I left PwC in my 20s for a Singapore startup. I have no regrets

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I left PwC in my 20s for a Singapore startup. I have no regrets

Singapore’s fintech sector is dominated by men with tech or banking backgrounds, which makes Chin Shi Mei somewhat of an outlier. Chin is a former Big Four auditor, who was hired by FX-trading startup Spark Systems in 2018 to head up its finance function. She quickly made a name for herself within the wider fintech sector. Last year the Singapore FinTech Association included Chin within its Top 50 FinTech Leaders Asia Award and its Top 30 Under 30 FinTech Leaders Award.

While the Big Four isn’t a huge headhunting ground for Singapore startups, at least in comparison to large banks, Chin was in other ways an obvious candidate for Spark Systems. She covered clients in the fintech sector while working in audit for PwC between 2014 and 2018.

“When fintech was in its infancy, I took the initiative to join PwC’s newly formed fintech team, and was able to engage with the fintech ecosystem and look for potential opportunities for collaboration,” says Chin. “A big part of my job was to liaise with clients to understand their issues, before coming up with effective solutions. Entrepreneurship and technology have always been a big interest of mine, and working with these clients made me realise that I belonged in a fintech startup. In this digital age, where technology can help improve lives and financial inclusion, fintech is definitely the place to be,” she adds.

Chin says moving from a “prestigious and structured organisation to a more modest set-up” at Spark was “challenging yet rewarding”. “My work now is shifting at speed as the company and the industry grow. The organisational structure here is flatter and the different roles in the company overlap and intertwine,” she says.

Singapore-based Spark, which builds next generation high-speed FX trading platforms, is recruiting new staff this year. Most of these hires will be in technology, including for development, quality assurance, infrastructure, and project management jobs, says Chin, without providing a headcount target. The firm will also open vacancies in business and support roles such as sales, finance and HR. There are 49 people who list Spark Systems as their current employer on LinkedIn.

As fintechs like Spark expand in Singapore, however, Chin says they are struggling to source female candidates. “There’s a growing awareness about gender diversity and inclusion in fintech. But there’s also an issue of whether this awareness can be scaled in parallel with the rise in demand for talent. This is due to the low supply of female candidates within the IT sector, and further amplified by the tech talent shortage as a whole in Singapore,” says Chin. “For example, in general, we do see more men applying than women for IT roles within our company. This isn’t due to a lack of inclusiveness, but more because there weren’t many female applicants in the first place,” she adds.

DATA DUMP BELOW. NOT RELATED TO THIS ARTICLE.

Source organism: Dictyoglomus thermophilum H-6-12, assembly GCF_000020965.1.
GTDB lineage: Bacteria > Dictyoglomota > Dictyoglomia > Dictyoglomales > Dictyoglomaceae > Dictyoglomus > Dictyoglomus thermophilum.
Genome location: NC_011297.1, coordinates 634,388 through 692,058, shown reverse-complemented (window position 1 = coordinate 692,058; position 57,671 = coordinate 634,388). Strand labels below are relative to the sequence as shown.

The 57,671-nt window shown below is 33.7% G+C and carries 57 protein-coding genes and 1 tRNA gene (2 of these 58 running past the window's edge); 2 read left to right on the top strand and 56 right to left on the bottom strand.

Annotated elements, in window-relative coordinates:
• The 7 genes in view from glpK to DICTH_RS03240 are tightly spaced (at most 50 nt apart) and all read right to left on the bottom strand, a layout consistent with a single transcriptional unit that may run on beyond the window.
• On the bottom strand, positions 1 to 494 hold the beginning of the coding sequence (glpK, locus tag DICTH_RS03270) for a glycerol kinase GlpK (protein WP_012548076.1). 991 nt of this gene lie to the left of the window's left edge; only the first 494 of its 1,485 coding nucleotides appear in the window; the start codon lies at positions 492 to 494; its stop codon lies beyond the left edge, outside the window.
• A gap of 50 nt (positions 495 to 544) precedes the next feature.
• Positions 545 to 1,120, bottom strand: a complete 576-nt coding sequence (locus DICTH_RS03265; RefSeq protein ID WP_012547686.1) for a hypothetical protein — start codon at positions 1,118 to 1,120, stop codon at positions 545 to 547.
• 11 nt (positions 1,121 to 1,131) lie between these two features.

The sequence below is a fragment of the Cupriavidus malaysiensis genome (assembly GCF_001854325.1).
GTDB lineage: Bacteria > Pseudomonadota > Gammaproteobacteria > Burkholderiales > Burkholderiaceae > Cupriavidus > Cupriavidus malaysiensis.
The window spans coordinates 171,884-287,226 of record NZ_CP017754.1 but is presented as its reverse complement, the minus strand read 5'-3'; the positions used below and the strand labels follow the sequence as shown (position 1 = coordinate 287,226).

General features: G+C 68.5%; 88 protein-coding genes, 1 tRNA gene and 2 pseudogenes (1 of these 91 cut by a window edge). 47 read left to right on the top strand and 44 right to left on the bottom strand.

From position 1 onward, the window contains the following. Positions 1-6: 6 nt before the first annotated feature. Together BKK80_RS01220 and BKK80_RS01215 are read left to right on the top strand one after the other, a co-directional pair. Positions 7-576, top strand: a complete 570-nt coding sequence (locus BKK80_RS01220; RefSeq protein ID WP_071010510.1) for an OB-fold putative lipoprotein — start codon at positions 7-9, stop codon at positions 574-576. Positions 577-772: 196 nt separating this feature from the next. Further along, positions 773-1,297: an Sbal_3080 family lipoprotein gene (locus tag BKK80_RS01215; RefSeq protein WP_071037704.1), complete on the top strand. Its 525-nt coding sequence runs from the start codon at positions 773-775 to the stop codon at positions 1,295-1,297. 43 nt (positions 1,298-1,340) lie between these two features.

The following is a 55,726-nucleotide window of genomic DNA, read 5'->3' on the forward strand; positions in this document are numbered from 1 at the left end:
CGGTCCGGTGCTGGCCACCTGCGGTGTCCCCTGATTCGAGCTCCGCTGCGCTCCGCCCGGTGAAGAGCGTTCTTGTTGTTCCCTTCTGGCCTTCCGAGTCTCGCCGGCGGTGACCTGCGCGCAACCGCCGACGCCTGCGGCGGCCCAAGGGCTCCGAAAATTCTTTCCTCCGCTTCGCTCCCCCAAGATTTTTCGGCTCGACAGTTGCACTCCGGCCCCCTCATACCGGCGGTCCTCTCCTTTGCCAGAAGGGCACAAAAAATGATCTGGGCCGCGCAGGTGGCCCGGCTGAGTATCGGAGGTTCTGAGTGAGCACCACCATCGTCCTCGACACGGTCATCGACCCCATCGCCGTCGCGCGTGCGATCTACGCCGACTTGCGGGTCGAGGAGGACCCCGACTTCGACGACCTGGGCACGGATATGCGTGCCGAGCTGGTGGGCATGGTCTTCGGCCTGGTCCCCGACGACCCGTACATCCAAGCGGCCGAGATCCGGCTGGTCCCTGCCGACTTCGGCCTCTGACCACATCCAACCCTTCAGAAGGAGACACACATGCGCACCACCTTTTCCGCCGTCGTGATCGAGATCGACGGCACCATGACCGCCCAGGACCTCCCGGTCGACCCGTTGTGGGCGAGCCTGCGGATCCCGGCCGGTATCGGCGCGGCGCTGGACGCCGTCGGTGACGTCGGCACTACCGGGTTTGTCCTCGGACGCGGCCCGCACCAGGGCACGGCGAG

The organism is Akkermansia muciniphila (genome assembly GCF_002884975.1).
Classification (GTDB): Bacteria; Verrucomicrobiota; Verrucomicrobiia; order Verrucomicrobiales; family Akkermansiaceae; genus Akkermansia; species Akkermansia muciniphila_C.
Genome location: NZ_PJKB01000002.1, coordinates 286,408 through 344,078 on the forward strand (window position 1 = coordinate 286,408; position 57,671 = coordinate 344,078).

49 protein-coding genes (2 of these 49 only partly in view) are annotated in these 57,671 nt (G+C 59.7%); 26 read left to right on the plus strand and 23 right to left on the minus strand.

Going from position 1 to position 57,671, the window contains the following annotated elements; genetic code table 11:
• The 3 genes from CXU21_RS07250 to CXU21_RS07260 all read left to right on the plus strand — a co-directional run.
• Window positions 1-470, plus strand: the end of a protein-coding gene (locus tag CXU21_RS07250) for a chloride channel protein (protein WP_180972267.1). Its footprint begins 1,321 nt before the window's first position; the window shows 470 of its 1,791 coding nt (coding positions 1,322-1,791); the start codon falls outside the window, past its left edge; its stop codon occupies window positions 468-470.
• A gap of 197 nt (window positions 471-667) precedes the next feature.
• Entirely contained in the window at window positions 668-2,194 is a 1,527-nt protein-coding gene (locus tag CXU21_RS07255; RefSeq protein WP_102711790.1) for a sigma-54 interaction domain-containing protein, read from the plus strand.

“In my opinion, incrementally, we should find more ways to generate more interest among girls and young women in tech, STEM and computer-science subjects, and subsequently careers in fintech. We need more senior female leaders to speak and mentor, and mould the female fintech leaders of tomorrow. Everyone in the fintech community plays a part in championing gender diversity,” says Chin, who is herself a mentor via the Women in FinTech and F10 organisations.

Chin says women who want to join the fintech sector need to first understand its sub-industries (e.g. payments, insurtech, regtech and blockchain) and the company cultures of individual startups. “See whether or not companies are aligned with your individual aspirations. Not all fintech firms are the same, so do your research and see if you’re a fit for the role,” she adds.

Photo by Kelvin Ang on Unsplash

Have a confidential story, tip, or comment you’d like to share? Email: smortlock@efinancialcareers.com or Telegram: @simonmortlock. You can also follow me on LinkedIn.

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